Nov 13, 2019
When it comes to houses, the term “kick out” probably doesn’t have the best connotation.
However, a “kick-out clause” is actually a very common stipulation added to sales contracts when selling a house.
Whether you’re selling your house or you’re a homeowner who will soon be moving, it’s important that you understand what a kick-out clause entails.
“In real estate, if a property is marked as “contingent”, it means that an offer has been made and the owner accepted it.
However, it’s contingent – instead of “sold” – because one or both parties have requested certain provisions which the other party has yet to approve.”
One common type is a home-sale contingency, which means that the sale is contingent upon the buyer selling their home first. In other words, the buyer wants the seller’s house, but they don’t want two mortgages. So, the sales contract effectively says, “The buyer will officially purchase the home on or before xx/xx/xx if they’ve sold their home. If they haven’t, the sale is dissolved.”
With a kick-out clause added to the sales contract, the seller agrees to this contingency, but they also reserve the right to continue marketing the house. Furthermore, if they receive another offer, the buyer will only have 72 hours to remove the contingency. Otherwise, the seller can accept the new offer.
While kick-out clauses may seem to favor the seller, buyers often insist on them, too.
Here are three advantages they bring to the table.
Again, the benefits for the seller are obvious.
The main one is that they lock in a buyer but can also cancel the contract if another offer shows up. That’s peace-of-mind any seller would love to have.
It works out well for buyers, too. Imagine finding your dream home before you’re able to sell your current property. If not for a kick-out clause, most people would have to take on two mortgages until they were able to sell their first house. The only alternative would be giving up on that dream house.
Neither option is ideal, which is why many buyers welcome kick-out clauses.
Sellers also love that they can continue marketing their property despite the fact that they’ve already accepted an offer.
They can even accept higher offers from another buyer. Even though the “right of first refusal” would mean the original buyer gets the chance to match it before losing the house, the seller still comes out ahead.
Finally, if you’re the seller and a buyer asks you for a kick-out clause, you should probably feel entitled to negotiate a bit. Clearly, the buyer really wants your home.
A common demand for sellers in this situation is simply an aggressive timeline for the buyer to move forward. If you anticipate more offers are on their way, you’ll have even more leverage with which to pressure the buyer into selling their house ASAP, so you can finish the sale.
Kick-out clauses aren’t always a good idea, though.
Again, it may seem like sellers would be foolish to forego them, but kick-out clauses could backfire for either party.
Ideally, if you’re a homeowner looking to move, you’d love to accept an offer before immediately turning around and making one on another house. There would be minimal (if any) overlap in your homeownership, meaning you wouldn’t have to shoulder two mortgages for long.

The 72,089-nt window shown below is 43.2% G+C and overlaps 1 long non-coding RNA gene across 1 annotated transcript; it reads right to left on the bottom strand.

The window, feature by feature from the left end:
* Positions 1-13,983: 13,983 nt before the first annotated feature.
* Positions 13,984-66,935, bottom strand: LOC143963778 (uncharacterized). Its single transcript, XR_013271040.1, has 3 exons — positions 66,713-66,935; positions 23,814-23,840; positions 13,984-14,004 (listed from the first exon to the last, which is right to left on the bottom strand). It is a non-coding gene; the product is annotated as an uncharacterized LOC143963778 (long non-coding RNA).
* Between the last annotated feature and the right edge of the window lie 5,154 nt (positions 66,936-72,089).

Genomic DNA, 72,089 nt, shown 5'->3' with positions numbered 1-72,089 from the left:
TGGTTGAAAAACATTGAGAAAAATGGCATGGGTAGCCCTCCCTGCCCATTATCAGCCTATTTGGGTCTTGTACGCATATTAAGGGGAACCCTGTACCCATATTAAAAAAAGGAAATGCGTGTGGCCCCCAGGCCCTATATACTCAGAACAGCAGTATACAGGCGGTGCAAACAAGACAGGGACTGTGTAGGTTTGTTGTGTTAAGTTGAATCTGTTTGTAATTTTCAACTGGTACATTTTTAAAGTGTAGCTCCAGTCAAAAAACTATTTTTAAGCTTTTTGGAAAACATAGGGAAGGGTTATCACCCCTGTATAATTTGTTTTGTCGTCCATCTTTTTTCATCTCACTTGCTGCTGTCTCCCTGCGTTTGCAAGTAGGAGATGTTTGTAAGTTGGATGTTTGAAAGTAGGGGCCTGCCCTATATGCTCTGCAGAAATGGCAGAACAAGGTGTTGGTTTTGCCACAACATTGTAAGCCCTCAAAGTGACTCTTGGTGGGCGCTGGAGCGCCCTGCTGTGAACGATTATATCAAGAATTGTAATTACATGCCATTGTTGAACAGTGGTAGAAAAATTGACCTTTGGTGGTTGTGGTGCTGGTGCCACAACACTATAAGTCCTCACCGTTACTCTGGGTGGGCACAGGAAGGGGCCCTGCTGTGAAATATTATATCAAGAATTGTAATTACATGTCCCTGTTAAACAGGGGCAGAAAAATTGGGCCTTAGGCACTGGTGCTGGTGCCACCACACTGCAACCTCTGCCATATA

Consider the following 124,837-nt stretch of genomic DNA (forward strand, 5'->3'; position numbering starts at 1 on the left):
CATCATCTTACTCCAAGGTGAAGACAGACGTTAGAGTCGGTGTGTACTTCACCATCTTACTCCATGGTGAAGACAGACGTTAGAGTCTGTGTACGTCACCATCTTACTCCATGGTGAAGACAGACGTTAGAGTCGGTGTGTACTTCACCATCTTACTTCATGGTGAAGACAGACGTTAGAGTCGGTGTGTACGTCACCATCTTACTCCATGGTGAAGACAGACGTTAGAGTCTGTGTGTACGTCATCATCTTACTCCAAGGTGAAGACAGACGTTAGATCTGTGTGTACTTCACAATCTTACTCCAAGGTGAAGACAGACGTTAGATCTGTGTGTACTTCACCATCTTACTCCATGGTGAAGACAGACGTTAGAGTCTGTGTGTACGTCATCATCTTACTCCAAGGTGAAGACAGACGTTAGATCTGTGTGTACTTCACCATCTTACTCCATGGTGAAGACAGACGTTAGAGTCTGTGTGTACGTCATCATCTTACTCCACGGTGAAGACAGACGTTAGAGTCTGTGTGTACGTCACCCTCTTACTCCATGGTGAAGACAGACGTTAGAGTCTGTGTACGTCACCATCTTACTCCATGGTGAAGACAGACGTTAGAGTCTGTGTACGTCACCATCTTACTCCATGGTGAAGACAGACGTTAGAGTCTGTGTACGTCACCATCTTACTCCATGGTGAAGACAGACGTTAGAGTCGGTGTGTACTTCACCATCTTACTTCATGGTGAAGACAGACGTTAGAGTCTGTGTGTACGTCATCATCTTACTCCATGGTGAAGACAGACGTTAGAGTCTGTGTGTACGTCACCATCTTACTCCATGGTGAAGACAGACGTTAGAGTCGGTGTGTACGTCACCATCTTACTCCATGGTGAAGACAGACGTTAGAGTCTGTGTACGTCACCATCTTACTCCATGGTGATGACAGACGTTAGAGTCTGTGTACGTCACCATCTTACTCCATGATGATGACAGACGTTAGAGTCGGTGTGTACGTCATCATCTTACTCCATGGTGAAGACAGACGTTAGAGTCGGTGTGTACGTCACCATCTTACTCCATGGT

While a kick-out clause may seem like your second-best option, it also means you could lose the house if the seller receives another offer.
As a result, buyers need to be especially careful about pricing their homes competitively. Every day it remains on the market is one more day that someone else could make an offer on the seller’s house.
The right of first refusal means that sellers can’t just accept an offer if they’ve already entered into a contract with another buyer, even with a kick-out clause in place.
Instead, they have to give the initial buyer a certain amount of time to match it.
If you’re the seller, this probably doesn’t seem like a bad thing. Either way, you get the greater amount, right?
While we did list that as one of the advantages of a kick-out clause, there is a chance that both offers could fall through.
Say, you agree to sell your house to a buyer for $250,000, provided they sell their house in the next 60 days.
Then, the following week, another buyer offers you $265,000. You let the initial buyer know. They agree to match it, even though it means taking on two mortgages. You give the second buyer the bad news and prepare for the sale of your home.
Unfortunately, you might find out too late that your initial buyer can’t actually secure financing for two mortgages. Now, you’re out both offers.
This is why sellers should include language in their sales contracts that void the agreement if the buyer can’t move forward because they are unable to secure financing.
That way, if you receive a better offer, you can first require that the initial buyer prove they will, in fact, be able to buy the home with the help of a lender. For example, demand that they get preapproved for the loan while they still have their current mortgage.
While kick-out clauses aren’t always necessary, it’s helpful to understand how they work in case you receive an offer from someone who wants to sell their own house first.
Of course, as you now know, it’s not always in your best interest to include such a clause. An experienced real estate agent can recommend when it makes the most sense.
At SimpleShowing, we’d love to help you connect with such an agent. Best of all, we only charge a 1% fee to list your home. Contact us today and we’ll explain how simple it is to use our platform.